terraformingSuch ideas did inform Kim Stanley Robinson’s seminal novel Red Mars, where an international crew flew to the Red Planet and established the first human settlement that begins the terraforming process. But if international cooperation proves too difficult, perhaps a collaboration between commercial space agencies and federal ones could work. I can see it now: the Elon Musk Martian Dome; the Richard Branson Habitat; or the Gates colony…

With that in mind, I think we should all issue a prayer for international peace and cooperation! And in the meantime, be sure to check out the video of the Google Hangout below. And if you’re interested in reading up on Aldrin’s ideas for a mission to Mars, check out his book, Mission to Mars: My Vision for Space Exploration, which is was published by National Geographic and is available at Amazon or through his website.


Sources:
fastcompany.com, buzzaldrin.com, space.com

News from Mars: Martian Water and Earth Organisms

curiosity_peakThis August, the Curiosity Rover will be celebrating its second anniversary of roving around the Red Planet. And ever since it made landfall, Curiosity and the Mars Science Laboratory has repeatedly uncovered signs that Mars was once very like Earth. Basically, it has become undeniable that water once flowed freely over the surface of this barren and uninhabitable world. And this finding, much to the delight of futurists and sci-fi enthusiasts everywhere, is likely to pave the way for human settlement.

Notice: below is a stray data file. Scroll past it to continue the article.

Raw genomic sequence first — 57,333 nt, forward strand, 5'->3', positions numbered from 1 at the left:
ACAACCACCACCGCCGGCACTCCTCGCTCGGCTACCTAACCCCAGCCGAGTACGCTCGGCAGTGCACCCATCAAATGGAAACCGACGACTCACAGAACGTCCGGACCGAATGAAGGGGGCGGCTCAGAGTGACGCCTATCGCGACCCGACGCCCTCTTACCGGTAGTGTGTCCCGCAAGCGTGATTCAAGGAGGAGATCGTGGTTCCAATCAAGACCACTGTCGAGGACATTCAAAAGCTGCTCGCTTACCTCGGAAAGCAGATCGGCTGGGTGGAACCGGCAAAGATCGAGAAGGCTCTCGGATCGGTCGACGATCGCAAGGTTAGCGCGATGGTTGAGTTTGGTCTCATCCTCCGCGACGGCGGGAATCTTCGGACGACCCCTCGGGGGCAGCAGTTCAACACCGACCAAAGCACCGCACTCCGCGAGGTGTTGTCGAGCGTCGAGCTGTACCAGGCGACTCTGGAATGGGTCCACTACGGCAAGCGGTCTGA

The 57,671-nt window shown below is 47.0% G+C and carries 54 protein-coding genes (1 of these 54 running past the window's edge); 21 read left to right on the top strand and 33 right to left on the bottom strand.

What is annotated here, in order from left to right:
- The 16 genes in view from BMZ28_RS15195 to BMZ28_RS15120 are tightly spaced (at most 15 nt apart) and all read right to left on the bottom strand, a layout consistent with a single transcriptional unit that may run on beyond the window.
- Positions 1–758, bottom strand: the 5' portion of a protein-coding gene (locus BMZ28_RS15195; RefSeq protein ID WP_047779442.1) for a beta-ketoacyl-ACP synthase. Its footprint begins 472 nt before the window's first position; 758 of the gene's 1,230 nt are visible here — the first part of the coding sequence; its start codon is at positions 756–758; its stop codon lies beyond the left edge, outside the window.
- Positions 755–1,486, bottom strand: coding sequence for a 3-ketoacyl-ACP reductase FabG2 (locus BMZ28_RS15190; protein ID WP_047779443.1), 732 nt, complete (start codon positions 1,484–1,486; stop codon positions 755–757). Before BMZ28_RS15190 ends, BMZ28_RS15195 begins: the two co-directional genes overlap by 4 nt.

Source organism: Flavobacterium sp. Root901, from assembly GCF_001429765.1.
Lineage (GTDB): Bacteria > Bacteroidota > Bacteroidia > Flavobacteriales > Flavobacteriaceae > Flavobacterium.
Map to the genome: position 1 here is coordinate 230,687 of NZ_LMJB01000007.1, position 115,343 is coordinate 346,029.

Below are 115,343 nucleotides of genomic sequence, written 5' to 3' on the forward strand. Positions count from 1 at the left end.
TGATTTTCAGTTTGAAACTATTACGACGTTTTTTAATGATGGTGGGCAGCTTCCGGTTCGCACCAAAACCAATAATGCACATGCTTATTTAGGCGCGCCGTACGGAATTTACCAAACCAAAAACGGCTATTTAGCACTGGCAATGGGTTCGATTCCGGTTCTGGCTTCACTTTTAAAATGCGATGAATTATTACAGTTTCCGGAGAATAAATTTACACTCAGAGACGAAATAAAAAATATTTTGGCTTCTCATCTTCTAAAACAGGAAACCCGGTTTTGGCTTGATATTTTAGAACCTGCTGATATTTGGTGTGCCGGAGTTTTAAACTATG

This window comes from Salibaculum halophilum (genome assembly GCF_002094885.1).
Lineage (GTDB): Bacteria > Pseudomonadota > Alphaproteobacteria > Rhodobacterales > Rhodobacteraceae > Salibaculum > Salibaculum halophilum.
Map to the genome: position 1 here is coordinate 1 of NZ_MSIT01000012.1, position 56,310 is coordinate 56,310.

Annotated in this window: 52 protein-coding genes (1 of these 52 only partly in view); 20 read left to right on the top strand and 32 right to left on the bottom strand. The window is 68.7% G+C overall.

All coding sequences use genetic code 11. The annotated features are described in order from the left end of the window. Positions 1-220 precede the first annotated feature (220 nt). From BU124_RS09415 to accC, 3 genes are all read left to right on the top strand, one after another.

Liquid water disappeared from Mars’ surface millions of years ago, leaving behind tantalizing clues about the planet’s ancient past—clues that the MSL has been deciphering for the past 22 months. This began last year when Curiosity found rounded pebbles in the Glenelg region, an indication that a stream once flowed at the site. This was followed by the discovery of rocky outcroppings where the remains of an ancient stream bed consisting of water-worn gravel that was washed down from the rim of Gale Crater.

mountsharp_galecraterThe rover has since moved to a location about 6.5 kilometers (4 miles) away from the Gale Crater landing site, where scientists expect to make even more discoveries. The new location is named Kimberly, after a region of northwestern Australia. As Dawn Sumner, a UC Davis geology professor and co-investigator for NASA’s Mars Science Laboratory team, explained: